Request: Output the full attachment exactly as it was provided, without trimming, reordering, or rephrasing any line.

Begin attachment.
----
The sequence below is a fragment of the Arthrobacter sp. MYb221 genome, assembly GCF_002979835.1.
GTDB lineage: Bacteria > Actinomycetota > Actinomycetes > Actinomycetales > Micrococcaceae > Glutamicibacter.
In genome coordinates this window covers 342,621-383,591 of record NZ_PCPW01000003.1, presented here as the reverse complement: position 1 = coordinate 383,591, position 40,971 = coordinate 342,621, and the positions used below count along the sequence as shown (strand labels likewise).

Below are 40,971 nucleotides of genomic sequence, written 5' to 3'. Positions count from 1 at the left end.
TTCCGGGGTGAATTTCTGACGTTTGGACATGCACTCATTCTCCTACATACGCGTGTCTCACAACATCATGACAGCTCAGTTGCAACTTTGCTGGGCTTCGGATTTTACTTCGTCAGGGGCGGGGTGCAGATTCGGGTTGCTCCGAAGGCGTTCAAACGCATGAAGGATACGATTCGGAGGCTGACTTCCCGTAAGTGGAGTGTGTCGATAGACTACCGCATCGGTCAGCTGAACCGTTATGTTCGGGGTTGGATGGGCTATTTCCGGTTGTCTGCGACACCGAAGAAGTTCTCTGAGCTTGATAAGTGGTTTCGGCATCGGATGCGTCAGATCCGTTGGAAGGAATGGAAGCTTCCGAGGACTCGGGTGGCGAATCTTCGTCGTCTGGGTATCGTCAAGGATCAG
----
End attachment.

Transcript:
The sequence below is a fragment of the Arthrobacter sp. MYb221 genome, assembly GCF_002979835.1.
GTDB lineage: Bacteria > Actinomycetota > Actinomycetes > Actinomycetales > Micrococcaceae > Glutamicibacter.
In genome coordinates this window covers 342,621-383,591 of record NZ_PCPW01000003.1, presented here as the reverse complement: position 1 = coordinate 383,591, position 40,971 = coordinate 342,621, and the positions used below count along the sequence as shown (strand labels likewise).

Below are 40,971 nucleotides of genomic sequence, written 5' to 3'. Positions count from 1 at the left end.
TTCCGGGGTGAATTTCTGACGTTTGGACATGCACTCATTCTCCTACATACGCGTGTCTCACAACATCATGACAGCTCAGTTGCAACTTTGCTGGGCTTCGGATTTTACTTCGTCAGGGGCGGGGTGCAGATTCGGGTTGCTCCGAAGGCGTTCAAACGCATGAAGGATACGATTCGGAGGCTGACTTCCCGTAAGTGGAGTGTGTCGATAGACTACCGCATCGGTCAGCTGAACCGTTATGTTCGGGGTTGGATGGGCTATTTCCGGTTGTCTGCGACACCGAAGAAGTTCTCTGAGCTTGATAAGTGGTTTCGGCATCGGATGCGTCAGATCCGTTGGAAGGAATGGAAGCTTCCGAGGACTCGGGTGGCGAATCTTCGTCGTCTGGGTATCGTCAAGGATCAG